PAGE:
The Milwaukee Symphony Orchestra delivered the delightful auditory equivalent of double vision Saturday evening. Duo pianists Christina and Michelle Naughton joined the MSO, under music director Edo de Waart, for a completely mesmerizing performance of the Poulenc Concerto in D minor for Two Pianos and Orchestra. The twin sisters, both expressive, technically agile performers who pull an astonishing array of sounds and colors from the piano, played on nested instrument, facing each other.
In recent months, there has been a lot of buzz around Christina and Michelle Naughton, 27-year-old twin pianists from Madison, Wis. Such hype tends to make me skeptical. But now that I’ve heard the pair’s new Warner Classics release of music by Olivier Messiaen, J.S. Bach and John Adams, I’m ready to say, emphatically, that they really are that good. Indeed, I’m ready to put them on a level with some of the greatest piano duos of our time: Vronsky and Babin, Luboschutz and Nemenoff, or Argerich and Freire.
Pianists Christina and Michelle Naughton, twin sisters who began their careers as solo artists but now have a following as the Naughton Duo, played with inspiring fire on Mozart’s Concerto No. 10 for Two Pianos and Orchestra. Reflective imagery is trite when describing twins, but the women really do mirror each other in performance mannerisms; their technique and voice on the piano feel effortlessly the same. During bubbly passages that flowed from one piano to the other, the sisters sounded like one pianist with four hands. When playing in harmony — or solo, for that matter — it’s impossible to tell one sound from the other.
Adams. JS Bach. Messiaen.
From the formidable intensity of Messiaen’s Visions de l’Amen to the sprightly grace of Adams’s Hallelujah Junction, these pianist twins demonstrate remarkable virtuosity and rapport.
For their debut album on the Warner label, Christina and Michelle Naughton—twin pianist sisters from Princeton, New Jersey, with European and Chinese heritage—have selected a repertoire that expresses joy, happiness and peace. Olivier Messiaen wrote his "Visions de l'Amen" in 1943 following his release from a prisoner of war camp. The seven movements of this composition are imbued with an incredibly orchestral sound, adorned with a mystical smile yet strongly inquisitive and full of hope and dynamism; a quest for the divine flows into these visions of the word "amen". Messiaen gave the two pianos very different roles; the first is entrusted with rhythmical flourishes while the second takes care of the melodic and thematic elements of the piece — everything that is needed to express emotion and strength.Read More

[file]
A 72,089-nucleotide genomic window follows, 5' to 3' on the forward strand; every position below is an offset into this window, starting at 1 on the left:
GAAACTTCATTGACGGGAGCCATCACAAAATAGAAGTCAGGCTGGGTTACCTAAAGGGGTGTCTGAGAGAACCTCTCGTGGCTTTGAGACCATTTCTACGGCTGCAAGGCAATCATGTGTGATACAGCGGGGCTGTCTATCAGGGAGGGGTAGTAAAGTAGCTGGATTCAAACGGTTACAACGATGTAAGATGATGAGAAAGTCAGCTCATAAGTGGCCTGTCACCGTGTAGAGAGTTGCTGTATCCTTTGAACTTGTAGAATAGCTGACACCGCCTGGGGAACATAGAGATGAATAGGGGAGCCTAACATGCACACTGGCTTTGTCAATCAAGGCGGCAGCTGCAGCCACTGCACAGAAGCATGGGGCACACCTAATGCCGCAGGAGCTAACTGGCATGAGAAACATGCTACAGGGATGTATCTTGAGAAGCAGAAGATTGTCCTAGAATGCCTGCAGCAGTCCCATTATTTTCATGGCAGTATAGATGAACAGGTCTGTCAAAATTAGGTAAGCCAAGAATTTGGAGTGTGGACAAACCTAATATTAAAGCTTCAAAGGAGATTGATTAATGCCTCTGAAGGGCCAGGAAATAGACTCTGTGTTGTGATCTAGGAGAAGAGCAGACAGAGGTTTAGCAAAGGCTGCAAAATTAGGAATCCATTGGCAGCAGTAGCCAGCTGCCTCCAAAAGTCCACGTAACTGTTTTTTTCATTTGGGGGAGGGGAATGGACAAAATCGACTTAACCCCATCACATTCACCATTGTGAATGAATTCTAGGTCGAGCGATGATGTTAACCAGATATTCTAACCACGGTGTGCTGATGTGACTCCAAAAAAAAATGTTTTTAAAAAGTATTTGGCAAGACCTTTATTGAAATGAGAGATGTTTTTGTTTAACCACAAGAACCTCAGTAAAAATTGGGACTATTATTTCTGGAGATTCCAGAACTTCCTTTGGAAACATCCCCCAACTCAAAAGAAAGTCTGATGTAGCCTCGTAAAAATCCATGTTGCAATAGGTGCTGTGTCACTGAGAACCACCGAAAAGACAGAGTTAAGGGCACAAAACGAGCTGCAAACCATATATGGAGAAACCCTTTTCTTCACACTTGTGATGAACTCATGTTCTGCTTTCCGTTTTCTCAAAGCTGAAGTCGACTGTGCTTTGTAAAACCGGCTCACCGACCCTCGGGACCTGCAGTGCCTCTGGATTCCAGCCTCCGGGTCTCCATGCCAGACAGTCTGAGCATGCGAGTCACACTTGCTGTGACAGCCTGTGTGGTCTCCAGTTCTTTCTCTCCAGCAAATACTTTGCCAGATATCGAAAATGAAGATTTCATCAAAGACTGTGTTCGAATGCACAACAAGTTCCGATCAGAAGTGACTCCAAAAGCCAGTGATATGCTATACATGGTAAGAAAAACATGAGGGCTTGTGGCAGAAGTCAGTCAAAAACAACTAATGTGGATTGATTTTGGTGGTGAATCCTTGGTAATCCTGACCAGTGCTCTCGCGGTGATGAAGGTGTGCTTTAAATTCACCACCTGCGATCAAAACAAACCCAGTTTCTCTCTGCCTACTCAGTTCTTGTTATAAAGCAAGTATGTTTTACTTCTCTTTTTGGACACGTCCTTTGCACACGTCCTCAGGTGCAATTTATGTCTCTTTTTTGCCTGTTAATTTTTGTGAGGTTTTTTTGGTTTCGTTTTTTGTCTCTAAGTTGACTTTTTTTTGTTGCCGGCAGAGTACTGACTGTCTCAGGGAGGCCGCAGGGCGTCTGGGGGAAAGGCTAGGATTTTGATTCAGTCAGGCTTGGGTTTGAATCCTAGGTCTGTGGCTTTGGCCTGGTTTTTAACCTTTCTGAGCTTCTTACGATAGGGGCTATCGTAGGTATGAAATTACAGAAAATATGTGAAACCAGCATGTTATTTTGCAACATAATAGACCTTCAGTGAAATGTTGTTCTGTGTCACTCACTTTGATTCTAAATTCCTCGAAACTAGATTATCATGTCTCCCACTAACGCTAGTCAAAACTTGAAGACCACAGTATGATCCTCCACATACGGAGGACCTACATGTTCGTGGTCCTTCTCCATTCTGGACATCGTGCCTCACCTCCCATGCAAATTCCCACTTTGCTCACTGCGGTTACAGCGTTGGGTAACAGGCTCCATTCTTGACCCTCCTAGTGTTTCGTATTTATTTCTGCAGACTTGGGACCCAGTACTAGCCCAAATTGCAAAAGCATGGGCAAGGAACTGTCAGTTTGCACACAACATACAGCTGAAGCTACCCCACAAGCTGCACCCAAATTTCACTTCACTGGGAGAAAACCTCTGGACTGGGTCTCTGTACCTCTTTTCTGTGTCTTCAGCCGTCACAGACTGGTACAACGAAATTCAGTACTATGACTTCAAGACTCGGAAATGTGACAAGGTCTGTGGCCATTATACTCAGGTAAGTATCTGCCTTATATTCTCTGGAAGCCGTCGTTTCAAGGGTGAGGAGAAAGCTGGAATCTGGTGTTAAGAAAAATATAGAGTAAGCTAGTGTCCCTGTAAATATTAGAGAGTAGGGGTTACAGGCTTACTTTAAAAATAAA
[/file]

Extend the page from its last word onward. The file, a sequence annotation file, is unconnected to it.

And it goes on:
Sisters Michelle and Christina Naughton answered one of the questions that they were asked in an interview about the concert which they gave today with this phrase. That is how they define "music". And we could say that this definition fits very well with the concert we attended tonight in the music hall of the Luis Ángel Arango Library: A journey into the human soul. These young American performers, who have just released their second album,Visions, proved themselves to be musicians of the highest quality. They performed pieces by J.S. Bach, J. Brahms, O. Messiaen and J. Adams with finesse and elegance. The "two pianos" format is always astounding, but even more so when the performers are twin sisters. They have developed a sort of "secret language" after all these years playing together, they explain, and this mutual understanding and magical symbiosis, placed at the service of musical performance, produces wonderful results.
Perhaps it is just a game. Like exuberant children throwing a ball back and forth, the two pianos interact - playful, effortless, carefree. They fully embrace the here and now in the joy the moment. But perhaps it is more than just a game. If you pay closer attention and dive beneath the glittering, effervescent surface, you can hear the pianos repeatedly calling out a magical word — Hallelujah! Hallelujah!
Last Sunday, at the Teatro de Bellas Artes, sisters Christina and Michelle Naughton concluded their performance with a lively unprogrammed encore: a four-handed version on piano of Paul Schoenfield's Boogie. Such was their enthusiasm that their performance sounded like there were three pianos and twelve hands, and yet they still maintained melodic clarity and the true harmonic essence of the blues.Read More